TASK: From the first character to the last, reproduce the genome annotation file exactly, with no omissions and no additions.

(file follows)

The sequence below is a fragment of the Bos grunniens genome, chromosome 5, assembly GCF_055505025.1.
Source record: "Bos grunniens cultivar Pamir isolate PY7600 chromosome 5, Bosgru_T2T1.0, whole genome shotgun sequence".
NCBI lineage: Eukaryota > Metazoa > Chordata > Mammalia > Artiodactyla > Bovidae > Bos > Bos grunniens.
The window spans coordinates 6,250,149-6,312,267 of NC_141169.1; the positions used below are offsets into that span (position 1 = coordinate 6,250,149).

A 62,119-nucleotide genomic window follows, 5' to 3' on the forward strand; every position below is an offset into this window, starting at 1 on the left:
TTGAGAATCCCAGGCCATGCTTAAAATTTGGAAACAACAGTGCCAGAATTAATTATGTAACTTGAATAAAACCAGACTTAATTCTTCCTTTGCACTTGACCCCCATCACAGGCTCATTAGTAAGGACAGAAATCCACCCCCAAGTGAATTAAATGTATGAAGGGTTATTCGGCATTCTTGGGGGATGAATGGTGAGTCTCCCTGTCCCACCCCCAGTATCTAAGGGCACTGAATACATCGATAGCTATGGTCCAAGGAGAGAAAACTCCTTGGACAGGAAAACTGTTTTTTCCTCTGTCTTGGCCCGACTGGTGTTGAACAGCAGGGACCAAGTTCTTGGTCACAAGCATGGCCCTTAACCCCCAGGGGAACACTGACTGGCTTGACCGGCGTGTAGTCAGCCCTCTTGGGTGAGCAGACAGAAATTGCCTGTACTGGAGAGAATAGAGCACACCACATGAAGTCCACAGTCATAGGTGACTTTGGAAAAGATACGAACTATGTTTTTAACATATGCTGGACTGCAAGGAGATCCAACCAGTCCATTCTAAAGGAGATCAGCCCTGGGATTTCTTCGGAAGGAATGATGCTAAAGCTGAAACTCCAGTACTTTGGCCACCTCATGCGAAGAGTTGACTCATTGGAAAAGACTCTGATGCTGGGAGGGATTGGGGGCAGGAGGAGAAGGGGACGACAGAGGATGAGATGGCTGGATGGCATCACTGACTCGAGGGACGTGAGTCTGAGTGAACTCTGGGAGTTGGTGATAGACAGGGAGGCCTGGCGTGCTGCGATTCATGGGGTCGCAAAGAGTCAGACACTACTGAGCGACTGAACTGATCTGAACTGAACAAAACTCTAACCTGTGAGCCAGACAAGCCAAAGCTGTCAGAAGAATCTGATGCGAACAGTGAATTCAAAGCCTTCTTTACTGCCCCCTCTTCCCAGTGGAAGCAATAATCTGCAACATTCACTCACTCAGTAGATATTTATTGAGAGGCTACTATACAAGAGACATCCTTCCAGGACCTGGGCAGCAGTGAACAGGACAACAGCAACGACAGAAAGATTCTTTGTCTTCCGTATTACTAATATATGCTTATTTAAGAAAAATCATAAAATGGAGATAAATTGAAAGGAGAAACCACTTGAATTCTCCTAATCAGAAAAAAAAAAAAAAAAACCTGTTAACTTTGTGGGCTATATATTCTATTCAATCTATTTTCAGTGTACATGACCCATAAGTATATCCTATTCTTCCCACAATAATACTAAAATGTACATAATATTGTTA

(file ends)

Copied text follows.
The sequence below is a fragment of the Bos grunniens genome, chromosome 5, assembly GCF_055505025.1.
Source record: "Bos grunniens cultivar Pamir isolate PY7600 chromosome 5, Bosgru_T2T1.0, whole genome shotgun sequence".
NCBI lineage: Eukaryota > Metazoa > Chordata > Mammalia > Artiodactyla > Bovidae > Bos > Bos grunniens.
The window spans coordinates 6,250,149-6,312,267 of NC_141169.1; the positions used below are offsets into that span (position 1 = coordinate 6,250,149).

A 62,119-nucleotide genomic window follows, 5' to 3' on the forward strand; every position below is an offset into this window, starting at 1 on the left:
TTGAGAATCCCAGGCCATGCTTAAAATTTGGAAACAACAGTGCCAGAATTAATTATGTAACTTGAATAAAACCAGACTTAATTCTTCCTTTGCACTTGACCCCCATCACAGGCTCATTAGTAAGGACAGAAATCCACCCCCAAGTGAATTAAATGTATGAAGGGTTATTCGGCATTCTTGGGGGATGAATGGTGAGTCTCCCTGTCCCACCCCCAGTATCTAAGGGCACTGAATACATCGATAGCTATGGTCCAAGGAGAGAAAACTCCTTGGACAGGAAAACTGTTTTTTCCTCTGTCTTGGCCCGACTGGTGTTGAACAGCAGGGACCAAGTTCTTGGTCACAAGCATGGCCCTTAACCCCCAGGGGAACACTGACTGGCTTGACCGGCGTGTAGTCAGCCCTCTTGGGTGAGCAGACAGAAATTGCCTGTACTGGAGAGAATAGAGCACACCACATGAAGTCCACAGTCATAGGTGACTTTGGAAAAGATACGAACTATGTTTTTAACATATGCTGGACTGCAAGGAGATCCAACCAGTCCATTCTAAAGGAGATCAGCCCTGGGATTTCTTCGGAAGGAATGATGCTAAAGCTGAAACTCCAGTACTTTGGCCACCTCATGCGAAGAGTTGACTCATTGGAAAAGACTCTGATGCTGGGAGGGATTGGGGGCAGGAGGAGAAGGGGACGACAGAGGATGAGATGGCTGGATGGCATCACTGACTCGAGGGACGTGAGTCTGAGTGAACTCTGGGAGTTGGTGATAGACAGGGAGGCCTGGCGTGCTGCGATTCATGGGGTCGCAAAGAGTCAGACACTACTGAGCGACTGAACTGATCTGAACTGAACAAAACTCTAACCTGTGAGCCAGACAAGCCAAAGCTGTCAGAAGAATCTGATGCGAACAGTGAATTCAAAGCCTTCTTTACTGCCCCCTCTTCCCAGTGGAAGCAATAATCTGCAACATTCACTCACTCAGTAGATATTTATTGAGAGGCTACTATACAAGAGACATCCTTCCAGGACCTGGGCAGCAGTGAACAGGACAACAGCAACGACAGAAAGATTCTTTGTCTTCCGTATTACTAATATATGCTTATTTAAGAAAAATCATAAAATGGAGATAAATTGAAAGGAGAAACCACTTGAATTCTCCTAATCAGAAAAAAAAAAAAAAAAACCTGTTAACTTTGTGGGCTATATATTCTATTCAATCTATTTTCAGTGTACATGACCCATAAGTATATCCTATTCTTCCCACAATAATACTAAAATGTACATAATATTGTTA